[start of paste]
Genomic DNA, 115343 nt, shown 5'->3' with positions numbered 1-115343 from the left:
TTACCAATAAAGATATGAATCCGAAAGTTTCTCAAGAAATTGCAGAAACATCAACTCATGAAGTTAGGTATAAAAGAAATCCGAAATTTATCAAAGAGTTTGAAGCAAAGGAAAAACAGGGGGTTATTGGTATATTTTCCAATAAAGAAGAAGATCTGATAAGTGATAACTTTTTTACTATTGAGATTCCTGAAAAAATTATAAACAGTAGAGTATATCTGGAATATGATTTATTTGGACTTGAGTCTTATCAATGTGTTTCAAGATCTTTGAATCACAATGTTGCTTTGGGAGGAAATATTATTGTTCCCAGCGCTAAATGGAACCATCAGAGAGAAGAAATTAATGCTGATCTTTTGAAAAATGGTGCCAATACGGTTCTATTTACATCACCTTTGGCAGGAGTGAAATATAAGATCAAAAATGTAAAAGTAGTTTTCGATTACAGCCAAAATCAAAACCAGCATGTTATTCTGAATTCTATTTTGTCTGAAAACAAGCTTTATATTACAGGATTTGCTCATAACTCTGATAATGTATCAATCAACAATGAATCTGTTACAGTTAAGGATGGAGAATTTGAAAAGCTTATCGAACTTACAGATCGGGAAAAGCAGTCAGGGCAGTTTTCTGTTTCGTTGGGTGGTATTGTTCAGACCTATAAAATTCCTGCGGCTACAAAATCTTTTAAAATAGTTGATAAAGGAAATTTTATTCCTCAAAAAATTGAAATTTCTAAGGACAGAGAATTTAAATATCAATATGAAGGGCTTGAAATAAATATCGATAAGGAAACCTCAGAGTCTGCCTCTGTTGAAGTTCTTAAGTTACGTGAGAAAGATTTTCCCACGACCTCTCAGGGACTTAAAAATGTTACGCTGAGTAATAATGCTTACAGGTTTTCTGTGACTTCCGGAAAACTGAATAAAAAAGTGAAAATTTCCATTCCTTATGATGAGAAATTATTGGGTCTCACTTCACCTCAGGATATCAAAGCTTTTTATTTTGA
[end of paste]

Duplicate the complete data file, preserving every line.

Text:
Genomic DNA, 115343 nt, shown 5'->3' with positions numbered 1-115343 from the left:
TTACCAATAAAGATATGAATCCGAAAGTTTCTCAAGAAATTGCAGAAACATCAACTCATGAAGTTAGGTATAAAAGAAATCCGAAATTTATCAAAGAGTTTGAAGCAAAGGAAAAACAGGGGGTTATTGGTATATTTTCCAATAAAGAAGAAGATCTGATAAGTGATAACTTTTTTACTATTGAGATTCCTGAAAAAATTATAAACAGTAGAGTATATCTGGAATATGATTTATTTGGACTTGAGTCTTATCAATGTGTTTCAAGATCTTTGAATCACAATGTTGCTTTGGGAGGAAATATTATTGTTCCCAGCGCTAAATGGAACCATCAGAGAGAAGAAATTAATGCTGATCTTTTGAAAAATGGTGCCAATACGGTTCTATTTACATCACCTTTGGCAGGAGTGAAATATAAGATCAAAAATGTAAAAGTAGTTTTCGATTACAGCCAAAATCAAAACCAGCATGTTATTCTGAATTCTATTTTGTCTGAAAACAAGCTTTATATTACAGGATTTGCTCATAACTCTGATAATGTATCAATCAACAATGAATCTGTTACAGTTAAGGATGGAGAATTTGAAAAGCTTATCGAACTTACAGATCGGGAAAAGCAGTCAGGGCAGTTTTCTGTTTCGTTGGGTGGTATTGTTCAGACCTATAAAATTCCTGCGGCTACAAAATCTTTTAAAATAGTTGATAAAGGAAATTTTATTCCTCAAAAAATTGAAATTTCTAAGGACAGAGAATTTAAATATCAATATGAAGGGCTTGAAATAAATATCGATAAGGAAACCTCAGAGTCTGCCTCTGTTGAAGTTCTTAAGTTACGTGAGAAAGATTTTCCCACGACCTCTCAGGGACTTAAAAATGTTACGCTGAGTAATAATGCTTACAGGTTTTCTGTGACTTCCGGAAAACTGAATAAAAAAGTGAAAATTTCCATTCCTTATGATGAGAAATTATTGGGTCTCACTTCACCTCAGGATATCAAAGCTTTTTATTTTGA